Manually focusing is something you get used to. And when we’re talking 12 mm, almost everything is in focus regardless, which can be a bit tricky in low-light situations when you’re shooting at f/2 and try to focus. My cameras focus peaking gets thrown by the small changes in focus. Therefore it’s easy that you end up with photos where stuff is just slightly out of focus. In my experience, this is only a problem wide-open if you step down to it’s hard to miss focus.
Short technical side-note. This is due to the hyperfocal distance (basically when everything is in focus). At f/5.6 the hyperfocal distance is 1.35 m.
However, the depth of field (where things are reasonably sharp) for a subject at 1 m from the camera is 3.18 m, 42.3 cm in front of subject and 2.75m behind subject. In other words, you don’t have to be super precise with focus.
Want to play around with this just google DoF Calculator.
Another side-note for Capture One users. There’s no lens-profile for the Samyang 12 mm in the software, I’ve used the profile for the Zeiss 12mm f/2.8 which has worked out fine for me.
Why I bought a replacement, finally?
I did buy the FujiFilm 10–24 mm f/4 after just over two years with the Samyang. What made me replace the lens?
Lack of zoom and to some extent, autofocus. As I started photographing more landscapes again (which I have written an article about), I’ve found myself in a few situations where I miss the ability to zoom. When your out shooting landscapes, you aren’t always able to move where you want to. Often I just cropped in some in my postprocessing, and for the most parts, that’s fine. And I still use the kit-zoom which is 18–55 mm. In other words, I could crop in some on the photos taken with the Samyang, and if I needed to get closer, I switched lenses. The latter part is the real reason for the 10–24 mm. I often avoided the Samyang as I rarely want to be as wide as 12 mm in my landscape shots. So instead I had the kit-lens and zoomed all the way out, and instead of taking out the Samyang from my bag, I settled for 18 mm.
With the 10–24 mm, I can zoom in instead. So if I see a wide-angle shot I know, I can capture it with that lens. Therefore I actually use it.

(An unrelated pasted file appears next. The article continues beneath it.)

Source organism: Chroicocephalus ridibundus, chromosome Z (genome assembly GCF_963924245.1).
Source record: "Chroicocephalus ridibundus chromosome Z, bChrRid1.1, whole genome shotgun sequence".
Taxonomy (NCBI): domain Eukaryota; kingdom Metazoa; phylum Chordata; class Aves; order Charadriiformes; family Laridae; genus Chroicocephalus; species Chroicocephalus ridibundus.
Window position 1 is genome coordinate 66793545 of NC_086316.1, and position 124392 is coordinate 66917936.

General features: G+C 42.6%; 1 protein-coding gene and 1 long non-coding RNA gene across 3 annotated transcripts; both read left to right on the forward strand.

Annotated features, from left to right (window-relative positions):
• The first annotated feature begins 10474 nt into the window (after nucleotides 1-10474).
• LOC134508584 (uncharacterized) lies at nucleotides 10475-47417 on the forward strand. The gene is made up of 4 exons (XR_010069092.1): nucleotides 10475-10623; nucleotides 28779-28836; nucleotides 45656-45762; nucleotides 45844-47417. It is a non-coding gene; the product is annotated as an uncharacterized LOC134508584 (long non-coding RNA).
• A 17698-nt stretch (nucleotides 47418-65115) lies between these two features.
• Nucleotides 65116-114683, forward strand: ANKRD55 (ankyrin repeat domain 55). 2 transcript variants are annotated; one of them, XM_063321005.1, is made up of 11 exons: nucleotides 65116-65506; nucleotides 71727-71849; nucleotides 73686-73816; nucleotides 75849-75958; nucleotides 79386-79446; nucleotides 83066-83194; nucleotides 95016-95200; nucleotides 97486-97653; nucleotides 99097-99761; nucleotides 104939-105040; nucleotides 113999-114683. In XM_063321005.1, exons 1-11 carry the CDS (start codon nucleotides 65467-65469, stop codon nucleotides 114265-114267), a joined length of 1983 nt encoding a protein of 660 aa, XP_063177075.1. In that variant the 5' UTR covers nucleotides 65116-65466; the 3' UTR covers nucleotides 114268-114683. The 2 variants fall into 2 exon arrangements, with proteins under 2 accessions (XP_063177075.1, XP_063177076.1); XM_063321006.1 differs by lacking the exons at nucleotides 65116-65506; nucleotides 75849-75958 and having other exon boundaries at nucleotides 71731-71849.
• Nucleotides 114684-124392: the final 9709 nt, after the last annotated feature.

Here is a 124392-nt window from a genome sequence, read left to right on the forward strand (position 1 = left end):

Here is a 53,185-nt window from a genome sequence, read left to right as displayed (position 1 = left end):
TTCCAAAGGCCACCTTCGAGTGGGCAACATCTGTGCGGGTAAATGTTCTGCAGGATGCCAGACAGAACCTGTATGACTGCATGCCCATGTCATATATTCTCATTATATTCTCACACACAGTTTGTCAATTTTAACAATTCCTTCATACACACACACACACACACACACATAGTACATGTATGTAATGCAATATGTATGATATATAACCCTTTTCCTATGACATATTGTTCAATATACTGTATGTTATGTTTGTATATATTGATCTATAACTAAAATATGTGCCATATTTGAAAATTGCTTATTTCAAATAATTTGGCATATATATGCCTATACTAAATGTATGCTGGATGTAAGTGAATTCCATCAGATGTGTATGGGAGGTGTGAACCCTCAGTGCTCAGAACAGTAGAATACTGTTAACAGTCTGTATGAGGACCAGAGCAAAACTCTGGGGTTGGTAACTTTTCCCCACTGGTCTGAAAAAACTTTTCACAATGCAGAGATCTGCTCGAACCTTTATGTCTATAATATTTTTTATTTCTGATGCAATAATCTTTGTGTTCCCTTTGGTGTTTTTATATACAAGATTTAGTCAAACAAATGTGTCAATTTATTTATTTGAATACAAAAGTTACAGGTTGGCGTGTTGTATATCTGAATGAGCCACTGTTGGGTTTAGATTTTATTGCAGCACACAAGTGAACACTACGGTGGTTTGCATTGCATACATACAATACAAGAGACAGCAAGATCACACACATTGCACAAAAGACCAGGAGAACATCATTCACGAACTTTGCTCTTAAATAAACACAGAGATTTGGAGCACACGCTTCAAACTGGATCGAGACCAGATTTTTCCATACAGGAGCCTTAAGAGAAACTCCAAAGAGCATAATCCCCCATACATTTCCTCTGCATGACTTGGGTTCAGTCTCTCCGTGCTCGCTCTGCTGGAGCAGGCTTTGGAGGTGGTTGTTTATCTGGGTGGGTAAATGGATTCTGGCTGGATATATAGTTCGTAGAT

This is specific to my landscape photography, for event and street photography. I work slightly different. So I won’t replace the Samyang completely. I will still use it for event- and street photography. I’ve also heard it’s quite good for astrophotography, which I hope to try someday.
Should you buy this lens?
If you want a wide-angle lens, I always recommend this as a starter. Even if you have the money for the wide-angle zoom, this Samyang is a lovely little lens, and it’s cheap. For the price and performance, you can’t go wrong.
There are a couple. I’m going to speak from a FujiFilm perspective here.
Zeiss 12 mm f/2.8, which I haven’t tried. It adds autofocus, however, is almost one stop slower. To me, it sounds a tad expensive for what it is.
FujiFilm makes two lenses at 16 mm, one f/2.8 and one f/1.4. Neither as wide as the Samyang, but ads autofocus. The 16 mm f/2.8 is the one I would go for, based on price and autofocus performance.
Finally, there are two zoom-lenses from FujiFilm.
Fujifilm 10–24 mm f/4, the one I bought. Lovely lens. Slightly larger than the kit-lens. But it’s sharp, and it zooms, and it has autofocus if you care about that.
FujiFilm 8–16 mm f/2.8.
This is a lens you buy when you want the best and nothing but the best. Its heavy lacks filter ring and one of the most expensive lenses for the Fuji X-system. Only buy this lens if you need it, or just want it and have the cash laying around.
That’s my short review of the lens I just almost retired, hope you enjoyed it.
I don’t usually write about gear. I think its more important to talk about how you use the equipment and where to find inspiration. But the equipment is important, and I often look at other real-life reviews of gear.
I’ll send you off with a couple of images taken with the Samyang 12 mm f/2.
All images in this article are by myself. I’m no product photographer, but it was fun to try out.